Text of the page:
PatentDe  


Dokumentenidentifikation EP2115299 28.04.2011
EP-Veröffentlichungsnummer 0002115299
Titel WINDTURBINENDÄMPFUNG EINER TURMRESONANZBEWEGUNG UND SYMMETRISCHEN SCHAUFELBEWEGUNG UNTER VERWENDUNG VON SCHÄTZUNGSVERFAHREN
Anmelder Clipper Windpower, Inc., Carpinteria, Calif., US
Erfinder WILSON, Kitchener Clark, Santa Barbara, CA 93109, US
Vertreter derzeit kein Vertreter bestellt
DE-Aktenzeichen 602007013287
Vertragsstaaten AT, BE, BG, CH, CY, CZ, DE, DK, EE, ES, FI, FR, GB, GR, HU, IE, IS, IT, LI, LT, LU, LV, MC, MT, NL, PL, PT, RO, SE, SI, SK, TR
Sprache des Dokument EN
EP-Anmeldetag 18.06.2007
EP-Aktenzeichen 077349488
WO-Anmeldetag 18.06.2007
PCT-Aktenzeichen PCT/IB2007/001875
WO-Veröffentlichungsnummer 2008081232
WO-Veröffentlichungsdatum 10.07.2008
EP-Offenlegungsdatum 11.11.2009
EP date of grant 16.03.2011
Veröffentlichungstag im Patentblatt 28.04.2011
IPC-Hauptklasse F03D 7/02  (2006.01)  A,  F,  I,  20091013,  B,  H,  EP
IPC-Nebenklasse F03D 11/04  (2006.01)  A,  L,  I,  20091013,  B,  H,  EP

Beschreibung[en]
BACKGROUND OF THE INVENTION

The invention relates to tower structures, such as wind turbine towers and more particularly to damping the turbine primary resonant frequencies by modulating the blade pitch angle while maintaining rated torque or power.

DESCRIPTION OF THE PRIOR ART

Large modern wind turbines have rotor diameters of up to 100 meters with towers of a height to accommodate them. In the US tall towers are being considered for some places, such as the American Great Plains, to take advantage of estimates that doubling tower height will increase the wind power available by 45%.

Various techniques are in use, or proposed for use, to control a wind turbine. The goal of these control methodologies is to maximize electrical power generation while minimizing the mechanical loads imposed on the various turbine components. Loads cause stress and strain and are the source of fatigue failures that shorten the lifespan of components. Reducing loads allows the use of lighter or smaller components, an important consideration given the increasing sizes of wind turbines. Reducing loads also allows the use of the same components in higher power turbines to handle the increased wind energy or allows an increase in rotor diameter for the same rated power.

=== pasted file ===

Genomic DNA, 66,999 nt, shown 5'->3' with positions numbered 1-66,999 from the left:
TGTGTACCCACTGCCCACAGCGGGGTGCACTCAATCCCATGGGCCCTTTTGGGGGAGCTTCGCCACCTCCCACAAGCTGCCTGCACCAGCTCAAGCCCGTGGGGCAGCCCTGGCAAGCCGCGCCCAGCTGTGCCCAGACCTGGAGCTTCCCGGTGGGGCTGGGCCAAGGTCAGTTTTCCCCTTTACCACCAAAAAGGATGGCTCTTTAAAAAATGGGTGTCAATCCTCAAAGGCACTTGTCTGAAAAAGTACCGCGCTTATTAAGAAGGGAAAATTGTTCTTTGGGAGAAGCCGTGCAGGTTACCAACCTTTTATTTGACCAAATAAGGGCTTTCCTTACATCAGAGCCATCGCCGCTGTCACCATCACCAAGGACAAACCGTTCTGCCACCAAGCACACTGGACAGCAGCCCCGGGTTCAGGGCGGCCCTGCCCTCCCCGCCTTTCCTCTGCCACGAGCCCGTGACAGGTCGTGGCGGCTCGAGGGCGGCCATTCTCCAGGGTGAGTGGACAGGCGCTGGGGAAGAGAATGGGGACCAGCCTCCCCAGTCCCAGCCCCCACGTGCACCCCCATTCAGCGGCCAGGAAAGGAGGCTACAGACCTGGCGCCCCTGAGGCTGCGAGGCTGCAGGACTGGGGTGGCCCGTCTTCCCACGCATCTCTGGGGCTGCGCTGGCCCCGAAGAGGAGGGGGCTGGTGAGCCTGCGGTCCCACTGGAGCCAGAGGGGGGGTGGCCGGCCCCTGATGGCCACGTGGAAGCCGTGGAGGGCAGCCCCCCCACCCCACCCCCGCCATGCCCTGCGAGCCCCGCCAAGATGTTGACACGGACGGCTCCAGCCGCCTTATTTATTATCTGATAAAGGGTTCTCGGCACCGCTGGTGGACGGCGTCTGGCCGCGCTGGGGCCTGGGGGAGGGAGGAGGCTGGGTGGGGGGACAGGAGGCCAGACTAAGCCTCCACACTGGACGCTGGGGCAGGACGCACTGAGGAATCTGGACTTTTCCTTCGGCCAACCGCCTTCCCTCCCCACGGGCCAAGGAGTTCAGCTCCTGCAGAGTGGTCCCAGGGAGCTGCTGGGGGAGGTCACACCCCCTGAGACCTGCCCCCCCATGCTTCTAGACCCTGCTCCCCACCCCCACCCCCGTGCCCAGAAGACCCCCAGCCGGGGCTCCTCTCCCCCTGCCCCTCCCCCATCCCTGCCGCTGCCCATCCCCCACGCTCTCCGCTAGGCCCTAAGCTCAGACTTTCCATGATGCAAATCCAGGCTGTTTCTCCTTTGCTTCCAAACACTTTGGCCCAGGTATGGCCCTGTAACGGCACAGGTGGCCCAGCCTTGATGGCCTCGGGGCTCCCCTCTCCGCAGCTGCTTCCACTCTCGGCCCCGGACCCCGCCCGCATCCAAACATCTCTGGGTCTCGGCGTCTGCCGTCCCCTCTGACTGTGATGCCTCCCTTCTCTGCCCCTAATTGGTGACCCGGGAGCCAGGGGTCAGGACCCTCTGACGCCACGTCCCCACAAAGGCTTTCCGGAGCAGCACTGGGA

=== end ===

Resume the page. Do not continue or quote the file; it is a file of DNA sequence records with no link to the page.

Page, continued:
Wind turbines, and the towers that support them, have complex dynamics influenced by the wind activity as well as control inputs. The dynamics include rotor rpm, lightly damped tower motion, lightly damped drive train motion, flexible blade bending, etc. Wind turbine control is a balancing act between providing good control of the turbine rpm, adding tower motion damping, and adding drive train damping while minimizing or not exacerbating blade bending. State space control, with complex models of all these dynamics, hold promise to accomplish this, but such controls are complex and difficult to develop.

It is desirable to provide a control method that adds tower damping by modulating the rpm control pitch commands generated by conventional control methods (e.g. proportional-integral-PI compensators). Such a method is adaptable to inclusion in state space control algorithms as well as used as an adjunct to conventional controls.

Approaches to damping, for example tower damping, generally consist of measuring tower acceleration, detecting the natural tower resonant mode within that acceleration, and generating a feedback blade pitch that adds damping. US patents 4,420,692 and 4,435,647 disclose the use of conventional band-pass filters applied to damp the tower first bending moment through use of blade pitch control. This type of damping in many situations increases blade bending motion, which is unacceptable

The acceleration signal has superimposed onto the natural tower resonant motion, among others, an acceleration due to the three-per-revolution (3P) force caused by imbalances and blade aerodynamic nonlinearities. Not eliminating some of these components from the pitch-feedback-damping signal can aggravate blade motion and lead to blade fatigue and failure. In particular, the 3P signal picked up by the tower accelerometer 144 used for damping is very close to the tower resonant frequency and within the pass-band of the band-pass filters disclosed in patents 4,420,692 and 4,435,647. Using the band-pass filters results in the 3P signals being passed through to the blade pitch control with an arbitrary phase. The source of the 3P signal is the blade symmetric bending mode where all three rotor blades move together, bending in and out of the blade rotor disc plane. The 3P frequency component is close to the blade symmetric bending mode resonant frequency and, when passed through with phase changes caused by the band-pass filter, exacerbates the symmetric blade bending.